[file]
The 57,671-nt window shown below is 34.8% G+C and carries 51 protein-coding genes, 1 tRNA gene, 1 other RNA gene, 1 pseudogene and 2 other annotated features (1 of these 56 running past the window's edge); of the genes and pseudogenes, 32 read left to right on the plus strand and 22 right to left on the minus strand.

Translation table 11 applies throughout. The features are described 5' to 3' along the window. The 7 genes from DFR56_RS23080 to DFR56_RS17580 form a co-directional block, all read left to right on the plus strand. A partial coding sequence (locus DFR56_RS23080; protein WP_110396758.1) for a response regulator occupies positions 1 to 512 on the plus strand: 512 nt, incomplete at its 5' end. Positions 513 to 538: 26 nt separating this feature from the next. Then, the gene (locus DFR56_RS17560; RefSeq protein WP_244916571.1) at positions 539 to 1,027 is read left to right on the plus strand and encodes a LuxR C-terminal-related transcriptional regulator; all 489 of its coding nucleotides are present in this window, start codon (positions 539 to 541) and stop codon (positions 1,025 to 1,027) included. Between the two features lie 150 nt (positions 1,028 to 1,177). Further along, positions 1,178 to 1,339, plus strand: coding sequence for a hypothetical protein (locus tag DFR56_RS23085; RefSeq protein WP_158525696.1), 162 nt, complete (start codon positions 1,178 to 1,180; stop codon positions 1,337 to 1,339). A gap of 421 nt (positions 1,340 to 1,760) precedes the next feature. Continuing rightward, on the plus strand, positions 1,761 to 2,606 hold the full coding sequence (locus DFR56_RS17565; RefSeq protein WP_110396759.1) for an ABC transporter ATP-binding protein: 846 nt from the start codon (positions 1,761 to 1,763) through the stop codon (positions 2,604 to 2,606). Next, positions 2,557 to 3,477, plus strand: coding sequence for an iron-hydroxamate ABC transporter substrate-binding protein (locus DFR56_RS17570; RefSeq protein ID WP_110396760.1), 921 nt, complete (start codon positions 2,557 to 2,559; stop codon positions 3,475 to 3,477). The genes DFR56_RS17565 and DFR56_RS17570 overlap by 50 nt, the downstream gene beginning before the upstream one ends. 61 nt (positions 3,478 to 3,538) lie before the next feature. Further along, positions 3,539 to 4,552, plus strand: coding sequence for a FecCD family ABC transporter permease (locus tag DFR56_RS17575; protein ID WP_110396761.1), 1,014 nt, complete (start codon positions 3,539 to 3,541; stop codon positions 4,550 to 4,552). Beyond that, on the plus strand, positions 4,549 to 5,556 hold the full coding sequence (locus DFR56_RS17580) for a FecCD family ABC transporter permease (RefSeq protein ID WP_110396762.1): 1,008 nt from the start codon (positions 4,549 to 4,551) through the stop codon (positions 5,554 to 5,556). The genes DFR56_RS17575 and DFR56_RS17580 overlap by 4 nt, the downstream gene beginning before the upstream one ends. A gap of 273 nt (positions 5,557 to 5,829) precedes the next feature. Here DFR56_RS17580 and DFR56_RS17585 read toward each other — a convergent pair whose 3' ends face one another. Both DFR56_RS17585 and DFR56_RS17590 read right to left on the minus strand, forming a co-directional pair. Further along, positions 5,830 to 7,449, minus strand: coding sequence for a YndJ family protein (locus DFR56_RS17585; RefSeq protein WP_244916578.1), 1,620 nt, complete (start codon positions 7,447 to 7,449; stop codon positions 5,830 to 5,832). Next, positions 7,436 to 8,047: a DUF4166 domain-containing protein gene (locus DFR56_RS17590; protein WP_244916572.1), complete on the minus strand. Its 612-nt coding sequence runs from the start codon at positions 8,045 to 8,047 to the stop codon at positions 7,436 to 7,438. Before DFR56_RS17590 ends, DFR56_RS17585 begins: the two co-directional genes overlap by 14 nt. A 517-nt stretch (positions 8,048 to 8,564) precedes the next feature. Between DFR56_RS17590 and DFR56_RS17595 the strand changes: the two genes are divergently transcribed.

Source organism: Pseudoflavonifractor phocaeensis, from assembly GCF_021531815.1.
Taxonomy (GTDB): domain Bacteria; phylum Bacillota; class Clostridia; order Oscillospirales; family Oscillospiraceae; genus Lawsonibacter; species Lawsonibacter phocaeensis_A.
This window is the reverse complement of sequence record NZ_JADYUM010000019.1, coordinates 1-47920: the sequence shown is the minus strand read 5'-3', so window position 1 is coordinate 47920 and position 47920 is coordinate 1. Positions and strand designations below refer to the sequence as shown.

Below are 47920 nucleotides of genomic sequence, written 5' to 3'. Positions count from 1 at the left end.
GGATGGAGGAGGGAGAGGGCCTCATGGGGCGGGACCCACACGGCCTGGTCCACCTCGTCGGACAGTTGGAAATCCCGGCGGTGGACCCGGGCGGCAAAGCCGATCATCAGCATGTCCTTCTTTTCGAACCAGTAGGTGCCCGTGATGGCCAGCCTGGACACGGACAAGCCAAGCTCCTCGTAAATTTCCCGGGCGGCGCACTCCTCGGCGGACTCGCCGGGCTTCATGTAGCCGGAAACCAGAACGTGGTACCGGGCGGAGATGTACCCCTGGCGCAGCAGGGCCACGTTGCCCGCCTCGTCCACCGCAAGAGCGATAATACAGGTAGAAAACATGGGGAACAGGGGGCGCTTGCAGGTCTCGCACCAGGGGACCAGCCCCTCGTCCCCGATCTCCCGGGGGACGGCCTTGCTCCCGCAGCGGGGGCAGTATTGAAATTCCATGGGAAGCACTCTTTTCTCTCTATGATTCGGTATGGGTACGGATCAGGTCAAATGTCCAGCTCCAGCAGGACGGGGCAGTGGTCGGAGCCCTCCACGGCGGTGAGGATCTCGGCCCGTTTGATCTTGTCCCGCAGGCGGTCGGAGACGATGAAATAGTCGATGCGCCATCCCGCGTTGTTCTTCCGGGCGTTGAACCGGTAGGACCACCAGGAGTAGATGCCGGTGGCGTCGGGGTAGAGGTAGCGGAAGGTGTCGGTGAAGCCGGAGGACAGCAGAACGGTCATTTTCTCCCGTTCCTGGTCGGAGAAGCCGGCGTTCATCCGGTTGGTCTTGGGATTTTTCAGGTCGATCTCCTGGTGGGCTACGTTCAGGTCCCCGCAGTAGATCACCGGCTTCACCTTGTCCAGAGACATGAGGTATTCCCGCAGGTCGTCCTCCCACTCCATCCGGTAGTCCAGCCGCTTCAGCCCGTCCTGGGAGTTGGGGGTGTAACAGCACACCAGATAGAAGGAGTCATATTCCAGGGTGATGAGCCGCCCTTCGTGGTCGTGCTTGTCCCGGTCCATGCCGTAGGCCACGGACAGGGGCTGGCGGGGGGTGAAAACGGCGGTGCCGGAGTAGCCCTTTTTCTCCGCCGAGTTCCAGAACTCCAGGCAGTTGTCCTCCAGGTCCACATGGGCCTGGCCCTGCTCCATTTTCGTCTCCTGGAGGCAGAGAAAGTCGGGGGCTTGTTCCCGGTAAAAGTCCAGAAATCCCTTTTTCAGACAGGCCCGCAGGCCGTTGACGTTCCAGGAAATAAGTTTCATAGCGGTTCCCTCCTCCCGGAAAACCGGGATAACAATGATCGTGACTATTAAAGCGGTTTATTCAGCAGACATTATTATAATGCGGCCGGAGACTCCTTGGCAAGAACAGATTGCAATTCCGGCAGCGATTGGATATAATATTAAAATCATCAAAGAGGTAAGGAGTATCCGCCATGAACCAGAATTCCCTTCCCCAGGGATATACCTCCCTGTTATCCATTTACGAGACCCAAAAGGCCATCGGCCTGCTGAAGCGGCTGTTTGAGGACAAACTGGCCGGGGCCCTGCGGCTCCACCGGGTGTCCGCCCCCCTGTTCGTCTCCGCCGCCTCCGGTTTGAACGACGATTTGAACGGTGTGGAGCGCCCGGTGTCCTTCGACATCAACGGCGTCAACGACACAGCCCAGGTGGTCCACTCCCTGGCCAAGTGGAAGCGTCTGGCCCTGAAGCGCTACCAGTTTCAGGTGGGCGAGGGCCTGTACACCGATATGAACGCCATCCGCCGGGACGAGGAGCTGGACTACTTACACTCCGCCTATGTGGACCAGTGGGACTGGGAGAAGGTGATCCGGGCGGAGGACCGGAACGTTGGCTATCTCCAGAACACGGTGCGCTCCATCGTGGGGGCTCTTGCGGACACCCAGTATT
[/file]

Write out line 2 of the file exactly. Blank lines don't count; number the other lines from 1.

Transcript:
Translation table 11 applies throughout. The features are described 5' to 3' along the window. The 7 genes from DFR56_RS23080 to DFR56_RS17580 form a co-directional block, all read left to right on the plus strand. A partial coding sequence (locus DFR56_RS23080; protein WP_110396758.1) for a response regulator occupies positions 1 to 512 on the plus strand: 512 nt, incomplete at its 5' end. Positions 513 to 538: 26 nt separating this feature from the next. Then, the gene (locus DFR56_RS17560; RefSeq protein WP_244916571.1) at positions 539 to 1,027 is read left to right on the plus strand and encodes a LuxR C-terminal-related transcriptional regulator; all 489 of its coding nucleotides are present in this window, start codon (positions 539 to 541) and stop codon (positions 1,025 to 1,027) included. Between the two features lie 150 nt (positions 1,028 to 1,177). Further along, positions 1,178 to 1,339, plus strand: coding sequence for a hypothetical protein (locus tag DFR56_RS23085; RefSeq protein WP_158525696.1), 162 nt, complete (start codon positions 1,178 to 1,180; stop codon positions 1,337 to 1,339). A gap of 421 nt (positions 1,340 to 1,760) precedes the next feature. Continuing rightward, on the plus strand, positions 1,761 to 2,606 hold the full coding sequence (locus DFR56_RS17565; RefSeq protein WP_110396759.1) for an ABC transporter ATP-binding protein: 846 nt from the start codon (positions 1,761 to 1,763) through the stop codon (positions 2,604 to 2,606). Next, positions 2,557 to 3,477, plus strand: coding sequence for an iron-hydroxamate ABC transporter substrate-binding protein (locus DFR56_RS17570; RefSeq protein ID WP_110396760.1), 921 nt, complete (start codon positions 2,557 to 2,559; stop codon positions 3,475 to 3,477). The genes DFR56_RS17565 and DFR56_RS17570 overlap by 50 nt, the downstream gene beginning before the upstream one ends. 61 nt (positions 3,478 to 3,538) lie before the next feature. Further along, positions 3,539 to 4,552, plus strand: coding sequence for a FecCD family ABC transporter permease (locus tag DFR56_RS17575; protein ID WP_110396761.1), 1,014 nt, complete (start codon positions 3,539 to 3,541; stop codon positions 4,550 to 4,552). Beyond that, on the plus strand, positions 4,549 to 5,556 hold the full coding sequence (locus DFR56_RS17580) for a FecCD family ABC transporter permease (RefSeq protein ID WP_110396762.1): 1,008 nt from the start codon (positions 4,549 to 4,551) through the stop codon (positions 5,554 to 5,556). The genes DFR56_RS17575 and DFR56_RS17580 overlap by 4 nt, the downstream gene beginning before the upstream one ends. A gap of 273 nt (positions 5,557 to 5,829) precedes the next feature. Here DFR56_RS17580 and DFR56_RS17585 read toward each other — a convergent pair whose 3' ends face one another. Both DFR56_RS17585 and DFR56_RS17590 read right to left on the minus strand, forming a co-directional pair. Further along, positions 5,830 to 7,449, minus strand: coding sequence for a YndJ family protein (locus DFR56_RS17585; RefSeq protein WP_244916578.1), 1,620 nt, complete (start codon positions 7,447 to 7,449; stop codon positions 5,830 to 5,832). Next, positions 7,436 to 8,047: a DUF4166 domain-containing protein gene (locus DFR56_RS17590; protein WP_244916572.1), complete on the minus strand. Its 612-nt coding sequence runs from the start codon at positions 8,045 to 8,047 to the stop codon at positions 7,436 to 7,438. Before DFR56_RS17590 ends, DFR56_RS17585 begins: the two co-directional genes overlap by 14 nt. A 517-nt stretch (positions 8,048 to 8,564) precedes the next feature. Between DFR56_RS17590 and DFR56_RS17595 the strand changes: the two genes are divergently transcribed.